The Broadband Quality Study (BQS), a survey sponsored by Cisco and carried out by the Oxford University Said Business School and the University of Oviedo Department of Applied Economics, sheds some light on the broadband performance of specific countries. Using data gathered from 40 million real-life tests conducted in May and June of 2010 on the Internet speed-testing site, speedtest.net, the researchers examined the broadband performance of 72 countries around the world to determine whether they are ready for the "applications of tomorrow," defined fairly conservatively as 11.25-Mbps download speed, 5-Mbps upload speed, and latency of 60 ms. The countries that scored well on these criteria, such as Japan, South Korea, Lithuania, Sweden, and the Netherlands, were those with good penetration of next-generation networks based on FTTH or advanced cable systems (Figure 2).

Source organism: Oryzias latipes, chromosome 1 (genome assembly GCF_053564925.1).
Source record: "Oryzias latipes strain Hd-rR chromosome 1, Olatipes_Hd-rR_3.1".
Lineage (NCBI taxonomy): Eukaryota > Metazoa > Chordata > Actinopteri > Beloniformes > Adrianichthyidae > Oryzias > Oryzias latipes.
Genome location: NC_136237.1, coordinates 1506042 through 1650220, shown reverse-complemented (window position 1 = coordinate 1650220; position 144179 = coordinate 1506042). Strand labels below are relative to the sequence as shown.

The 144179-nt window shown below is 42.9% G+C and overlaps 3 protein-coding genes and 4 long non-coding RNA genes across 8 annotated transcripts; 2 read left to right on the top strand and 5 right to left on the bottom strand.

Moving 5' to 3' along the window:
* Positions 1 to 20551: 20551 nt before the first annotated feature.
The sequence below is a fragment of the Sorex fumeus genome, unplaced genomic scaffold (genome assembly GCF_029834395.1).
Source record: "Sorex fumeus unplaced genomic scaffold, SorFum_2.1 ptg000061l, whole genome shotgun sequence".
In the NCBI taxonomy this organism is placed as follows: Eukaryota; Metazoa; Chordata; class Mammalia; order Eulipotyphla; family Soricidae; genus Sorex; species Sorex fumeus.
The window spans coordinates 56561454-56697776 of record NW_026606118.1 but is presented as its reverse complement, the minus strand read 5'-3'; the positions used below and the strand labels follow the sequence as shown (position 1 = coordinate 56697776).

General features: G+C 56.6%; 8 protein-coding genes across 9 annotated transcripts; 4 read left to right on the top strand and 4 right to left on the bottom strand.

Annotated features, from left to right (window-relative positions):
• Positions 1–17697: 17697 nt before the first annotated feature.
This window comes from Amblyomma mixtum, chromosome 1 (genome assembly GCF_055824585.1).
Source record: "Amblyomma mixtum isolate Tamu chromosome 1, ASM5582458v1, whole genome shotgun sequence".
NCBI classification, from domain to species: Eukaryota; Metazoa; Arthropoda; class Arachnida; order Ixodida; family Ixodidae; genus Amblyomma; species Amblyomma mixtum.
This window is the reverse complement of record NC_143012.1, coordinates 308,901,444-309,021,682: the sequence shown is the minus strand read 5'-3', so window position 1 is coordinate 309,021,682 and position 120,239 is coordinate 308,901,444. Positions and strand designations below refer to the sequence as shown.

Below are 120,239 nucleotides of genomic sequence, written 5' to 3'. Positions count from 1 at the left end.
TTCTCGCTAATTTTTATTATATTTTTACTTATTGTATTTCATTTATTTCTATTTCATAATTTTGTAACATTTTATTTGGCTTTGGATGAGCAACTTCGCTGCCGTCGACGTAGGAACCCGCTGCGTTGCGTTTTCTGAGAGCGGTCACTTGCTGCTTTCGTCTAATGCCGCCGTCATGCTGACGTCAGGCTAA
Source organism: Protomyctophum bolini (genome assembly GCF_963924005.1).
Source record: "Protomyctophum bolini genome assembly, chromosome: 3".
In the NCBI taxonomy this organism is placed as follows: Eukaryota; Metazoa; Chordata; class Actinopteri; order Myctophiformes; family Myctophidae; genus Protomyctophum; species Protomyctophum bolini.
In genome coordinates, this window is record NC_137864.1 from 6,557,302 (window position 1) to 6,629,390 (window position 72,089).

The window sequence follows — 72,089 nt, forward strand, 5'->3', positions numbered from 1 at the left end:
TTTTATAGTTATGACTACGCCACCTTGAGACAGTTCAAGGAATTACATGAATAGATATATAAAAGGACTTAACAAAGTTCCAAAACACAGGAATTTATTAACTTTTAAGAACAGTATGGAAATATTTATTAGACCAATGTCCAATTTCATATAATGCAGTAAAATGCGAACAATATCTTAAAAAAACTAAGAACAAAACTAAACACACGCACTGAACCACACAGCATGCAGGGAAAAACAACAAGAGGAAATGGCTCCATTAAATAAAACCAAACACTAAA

Figure 2. Broadband Leaders Have Good Penetration of NGA Networks and a High Broadband Quality Score (Broadband Quality Study, 2010)
Most interestingly, the study highlighted for the first time that broadband consumption patterns are diverging, and that this divergence will have significant consequences in the business models and supporting infrastructures of service providers.
The study modeled broadband quality requirements and traffic consumption by selecting specific web applications, all of them already in the market. For instance, a standard basic household with one or two dwellers concurrently using a number of low- to medium-quality broadband applications such as social networking, instant messaging, low-definition video streaming, basic video chatting, and small-file sharing would require a minimum downstream bit rate of 2.7 Mbps and consume about 20 GB per month. In contrast a smart and connected household with two or three dwellers using higher-quality broadband applications such as HD video streaming, telepresence for communications and remote tutoring, security, HD IPTV, and large-file sharing would require a downstream bit rate of more than 20 Mbps and consume 500 GB a month.